Fifth, and of broadest application to the U.S. economy and Americans’ quality of life, no covered opinions means no mindless appending of meaningless disclosure language to every email, letter, website post, fax, telegram and smoke signal emanating from law firms and other tax advisors.[4] The rules now require only those disclosures, disclaimers and warnings that are necessary for the specific written advice. If your knowledge of the facts is limited, describe the limitations. If you relied on information from the taxpayer or someone else, say so. If additional research might change the conclusions, warn the client. In short, do what wise law practice requires to protect the client and yourself.

Starting today, never, ever send another written communication with the pointless disclosure found at the beginning of this article. Eliminate it from your email signature. Delete it from form letters. If someone sends it to you, take the time to enlighten them. It is time for computer servers to rejoice, for trees to celebrate, and for you and me to think of all the things we’ll do with the time we used to spend scrolling through Circular 230 language. Now, if we could just stop warning that forwarded jokes and business lunch plans might contain “privileged and confidential information.”


  1. See Dan W. Holbrook, “Revenge of the IRS: Circular 230 Changes Law Practice,” Tenn.B.J., August 2005, page 28.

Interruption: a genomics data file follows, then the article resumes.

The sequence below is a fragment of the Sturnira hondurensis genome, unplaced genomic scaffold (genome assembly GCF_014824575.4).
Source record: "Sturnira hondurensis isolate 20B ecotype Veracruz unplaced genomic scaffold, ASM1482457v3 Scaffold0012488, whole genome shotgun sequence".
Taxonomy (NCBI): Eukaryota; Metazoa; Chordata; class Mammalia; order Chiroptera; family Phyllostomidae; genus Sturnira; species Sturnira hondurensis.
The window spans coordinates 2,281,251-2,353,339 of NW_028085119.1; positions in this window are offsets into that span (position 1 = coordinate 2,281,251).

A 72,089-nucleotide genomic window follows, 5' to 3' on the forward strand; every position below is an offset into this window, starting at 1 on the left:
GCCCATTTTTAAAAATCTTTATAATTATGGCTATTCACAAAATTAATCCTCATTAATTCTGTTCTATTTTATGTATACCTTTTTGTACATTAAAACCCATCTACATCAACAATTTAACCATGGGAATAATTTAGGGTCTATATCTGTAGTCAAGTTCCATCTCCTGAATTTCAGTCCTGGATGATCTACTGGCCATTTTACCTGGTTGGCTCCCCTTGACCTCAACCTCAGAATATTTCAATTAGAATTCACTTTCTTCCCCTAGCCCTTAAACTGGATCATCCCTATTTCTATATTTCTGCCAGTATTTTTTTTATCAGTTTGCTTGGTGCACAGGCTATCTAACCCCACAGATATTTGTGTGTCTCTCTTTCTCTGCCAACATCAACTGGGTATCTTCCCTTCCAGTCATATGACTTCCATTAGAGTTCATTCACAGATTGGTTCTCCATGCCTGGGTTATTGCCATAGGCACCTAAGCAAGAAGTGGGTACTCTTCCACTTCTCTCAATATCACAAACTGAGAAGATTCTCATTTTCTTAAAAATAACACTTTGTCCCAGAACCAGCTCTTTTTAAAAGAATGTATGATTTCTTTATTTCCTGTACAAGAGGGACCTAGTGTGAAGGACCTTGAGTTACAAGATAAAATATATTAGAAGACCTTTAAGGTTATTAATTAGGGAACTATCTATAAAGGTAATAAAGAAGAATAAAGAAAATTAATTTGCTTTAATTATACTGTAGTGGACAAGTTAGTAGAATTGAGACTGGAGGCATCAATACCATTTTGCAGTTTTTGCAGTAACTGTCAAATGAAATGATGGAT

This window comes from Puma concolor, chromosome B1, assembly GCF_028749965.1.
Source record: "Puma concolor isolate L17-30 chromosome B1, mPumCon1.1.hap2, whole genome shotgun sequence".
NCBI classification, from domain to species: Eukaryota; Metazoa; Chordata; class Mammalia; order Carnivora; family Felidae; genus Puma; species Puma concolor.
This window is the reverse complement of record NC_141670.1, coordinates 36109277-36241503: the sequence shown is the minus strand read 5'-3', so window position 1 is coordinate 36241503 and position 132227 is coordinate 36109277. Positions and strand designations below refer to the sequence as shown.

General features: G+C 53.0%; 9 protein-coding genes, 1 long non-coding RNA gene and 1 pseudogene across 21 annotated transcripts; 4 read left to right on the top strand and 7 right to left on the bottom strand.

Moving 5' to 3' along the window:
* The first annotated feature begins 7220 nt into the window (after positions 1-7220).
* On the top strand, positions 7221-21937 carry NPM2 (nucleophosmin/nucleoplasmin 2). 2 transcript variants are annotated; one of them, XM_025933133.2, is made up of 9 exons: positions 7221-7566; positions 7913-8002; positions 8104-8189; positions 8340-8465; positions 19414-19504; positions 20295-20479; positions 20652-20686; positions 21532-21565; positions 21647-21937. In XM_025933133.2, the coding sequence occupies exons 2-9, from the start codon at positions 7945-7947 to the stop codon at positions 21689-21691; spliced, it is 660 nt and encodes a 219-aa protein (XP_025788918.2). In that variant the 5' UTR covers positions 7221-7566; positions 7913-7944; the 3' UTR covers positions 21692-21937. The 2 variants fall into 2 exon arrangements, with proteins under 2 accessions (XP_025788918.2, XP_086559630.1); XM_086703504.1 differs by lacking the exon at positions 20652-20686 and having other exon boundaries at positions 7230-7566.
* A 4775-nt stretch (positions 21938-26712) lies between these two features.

2. Treasury Decision 9668, available at http://www.irs.gov/pub/irs-utl/TD_9668_6-9-14_Cir%20230_6-9-14_Final_Reg….
  3. Under IRC Section 6694, a “tax return preparer” [defined more broadly in IRC Section 7701(a)(36) than you might expect, to include not only the signer of a return but also those who advise on the tax treatment of a transaction reported on a return] is subject to a penalty for any understatement of liability based on an “unreasonable position,” if the preparer knew (or reasonably should have known) of the position. An “unreasonable position” is a disclosed position for which there is not a “reasonable basis,” an undisclosed position for which there is not “substantial authority” (greater than “reasonable basis” but less than “more likely than not”), or a position with respect to a “tax shelter” or “reportable transaction” that is not “more likely than not [to] be sustained on its merits.” However, no penalty is imposed if there is reasonable cause for the understatement and the tax return preparer acted in good faith.
  4. In fact, the IRS now threatens to sanction law firms that not only persist in using the old language but also state that it is required by the IRS.